Well, it’s been collected, stored, capped, matured, taken out of the hive, uncapped, spun, strained and bottled. Labels just need to go on and then it’s ready for sale.
Some of the “beginner’s” books on beekeeping I’ve seen do mention, almost in passing, that some ability at woodworking may be advantageous to the prospective beekeeper.
Having originally started with some old hives from a retiring beekeeper, it was a little while before we were introduced to the nitty-gritty of building frames and hives. However at the peak of this summer’s nectar flow, with colonies growing and needing more space, it’s all we can do to keep pace. Over the past few days we’ve assembled a brand new brood box and lid, built a new floor from scraps, put together a dozen new frames and rebuilt a dozen or so more.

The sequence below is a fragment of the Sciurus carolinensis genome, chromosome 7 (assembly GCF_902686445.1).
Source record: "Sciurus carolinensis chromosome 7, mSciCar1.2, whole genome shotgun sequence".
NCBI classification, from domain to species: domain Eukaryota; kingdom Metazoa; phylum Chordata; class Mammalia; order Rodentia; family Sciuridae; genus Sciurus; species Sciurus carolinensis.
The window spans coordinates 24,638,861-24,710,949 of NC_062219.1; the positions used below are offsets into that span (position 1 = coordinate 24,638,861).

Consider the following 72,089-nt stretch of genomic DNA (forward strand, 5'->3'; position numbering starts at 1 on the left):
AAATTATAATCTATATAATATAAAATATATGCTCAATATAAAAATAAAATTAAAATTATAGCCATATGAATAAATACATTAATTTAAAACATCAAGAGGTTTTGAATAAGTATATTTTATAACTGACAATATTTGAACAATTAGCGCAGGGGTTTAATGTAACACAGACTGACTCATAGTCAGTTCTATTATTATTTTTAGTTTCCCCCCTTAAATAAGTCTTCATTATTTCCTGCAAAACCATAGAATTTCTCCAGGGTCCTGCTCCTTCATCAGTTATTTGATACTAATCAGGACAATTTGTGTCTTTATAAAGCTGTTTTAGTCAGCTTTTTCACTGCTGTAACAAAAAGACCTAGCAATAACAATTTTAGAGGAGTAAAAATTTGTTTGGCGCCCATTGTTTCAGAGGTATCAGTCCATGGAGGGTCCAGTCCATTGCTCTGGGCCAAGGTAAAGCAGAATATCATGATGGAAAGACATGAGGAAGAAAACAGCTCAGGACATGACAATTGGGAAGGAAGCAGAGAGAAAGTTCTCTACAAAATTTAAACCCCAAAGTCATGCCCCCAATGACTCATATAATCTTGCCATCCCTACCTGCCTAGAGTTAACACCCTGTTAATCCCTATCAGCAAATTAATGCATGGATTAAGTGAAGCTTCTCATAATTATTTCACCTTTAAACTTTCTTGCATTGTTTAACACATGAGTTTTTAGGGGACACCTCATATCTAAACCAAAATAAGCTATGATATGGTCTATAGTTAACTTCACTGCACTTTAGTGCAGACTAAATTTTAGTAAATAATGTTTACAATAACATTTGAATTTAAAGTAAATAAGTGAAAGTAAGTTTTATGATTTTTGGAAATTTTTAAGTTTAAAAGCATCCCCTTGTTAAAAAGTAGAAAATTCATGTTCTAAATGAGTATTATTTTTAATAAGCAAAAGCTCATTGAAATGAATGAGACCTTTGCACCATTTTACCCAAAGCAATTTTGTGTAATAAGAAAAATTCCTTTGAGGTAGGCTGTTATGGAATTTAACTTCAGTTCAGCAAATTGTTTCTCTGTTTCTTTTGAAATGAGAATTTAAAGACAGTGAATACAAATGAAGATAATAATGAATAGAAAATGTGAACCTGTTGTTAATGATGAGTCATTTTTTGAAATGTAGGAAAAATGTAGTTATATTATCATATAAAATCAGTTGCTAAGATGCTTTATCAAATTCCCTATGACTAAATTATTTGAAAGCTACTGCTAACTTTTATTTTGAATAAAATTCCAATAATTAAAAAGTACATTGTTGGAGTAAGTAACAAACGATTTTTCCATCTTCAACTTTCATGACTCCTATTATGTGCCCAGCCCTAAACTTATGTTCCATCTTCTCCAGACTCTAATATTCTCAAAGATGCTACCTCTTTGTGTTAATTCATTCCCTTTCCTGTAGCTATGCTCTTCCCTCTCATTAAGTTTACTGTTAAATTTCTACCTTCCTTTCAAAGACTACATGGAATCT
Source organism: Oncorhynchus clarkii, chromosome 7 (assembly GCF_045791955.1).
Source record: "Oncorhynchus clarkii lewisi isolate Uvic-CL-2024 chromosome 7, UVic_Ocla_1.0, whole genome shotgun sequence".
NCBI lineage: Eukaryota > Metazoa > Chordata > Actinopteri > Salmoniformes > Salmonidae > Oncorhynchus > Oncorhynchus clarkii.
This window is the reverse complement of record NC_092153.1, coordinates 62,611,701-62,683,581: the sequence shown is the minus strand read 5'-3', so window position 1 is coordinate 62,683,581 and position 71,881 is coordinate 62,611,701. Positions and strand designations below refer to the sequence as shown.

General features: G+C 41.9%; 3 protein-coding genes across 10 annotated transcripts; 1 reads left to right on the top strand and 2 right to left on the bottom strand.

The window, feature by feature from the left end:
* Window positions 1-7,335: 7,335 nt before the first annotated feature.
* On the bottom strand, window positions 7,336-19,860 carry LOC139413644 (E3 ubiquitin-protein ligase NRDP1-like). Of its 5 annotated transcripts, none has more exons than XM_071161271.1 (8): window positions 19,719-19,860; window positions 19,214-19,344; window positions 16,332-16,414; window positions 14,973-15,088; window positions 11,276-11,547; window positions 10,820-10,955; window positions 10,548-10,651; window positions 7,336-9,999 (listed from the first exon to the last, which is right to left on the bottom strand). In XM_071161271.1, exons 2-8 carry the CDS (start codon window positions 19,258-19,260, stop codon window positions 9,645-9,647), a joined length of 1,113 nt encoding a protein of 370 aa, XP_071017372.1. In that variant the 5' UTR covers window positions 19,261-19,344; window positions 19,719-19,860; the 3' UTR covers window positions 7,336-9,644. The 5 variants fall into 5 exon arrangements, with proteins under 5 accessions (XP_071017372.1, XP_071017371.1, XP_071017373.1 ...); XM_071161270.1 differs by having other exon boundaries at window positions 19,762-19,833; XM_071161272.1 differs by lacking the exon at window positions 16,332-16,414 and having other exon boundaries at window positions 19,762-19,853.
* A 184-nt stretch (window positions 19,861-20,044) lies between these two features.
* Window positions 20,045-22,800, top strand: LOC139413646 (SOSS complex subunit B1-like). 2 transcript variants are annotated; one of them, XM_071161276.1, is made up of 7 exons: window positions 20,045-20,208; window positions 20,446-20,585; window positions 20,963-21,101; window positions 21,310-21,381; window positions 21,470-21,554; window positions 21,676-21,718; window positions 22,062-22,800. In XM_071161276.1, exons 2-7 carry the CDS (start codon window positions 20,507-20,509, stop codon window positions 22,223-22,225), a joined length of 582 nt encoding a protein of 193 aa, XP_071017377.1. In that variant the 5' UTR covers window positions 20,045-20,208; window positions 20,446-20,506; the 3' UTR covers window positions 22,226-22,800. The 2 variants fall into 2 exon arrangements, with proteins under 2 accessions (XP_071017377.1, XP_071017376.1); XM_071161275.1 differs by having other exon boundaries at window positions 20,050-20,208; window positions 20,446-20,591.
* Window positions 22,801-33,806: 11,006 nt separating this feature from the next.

The new kit is using Thorne’s products, and thankfully even their budget and “seconds” kits are precision-cut and usually fit together very tightly. Even so there’s a fair bit of work involved; every single frame requires eleven carefully-positioned nails and, for the brood boxes and supers, we discard the supplied nails and screw together for extra longevity.
Even once assembled, everything (except the frames) needs a coating of wood preserver.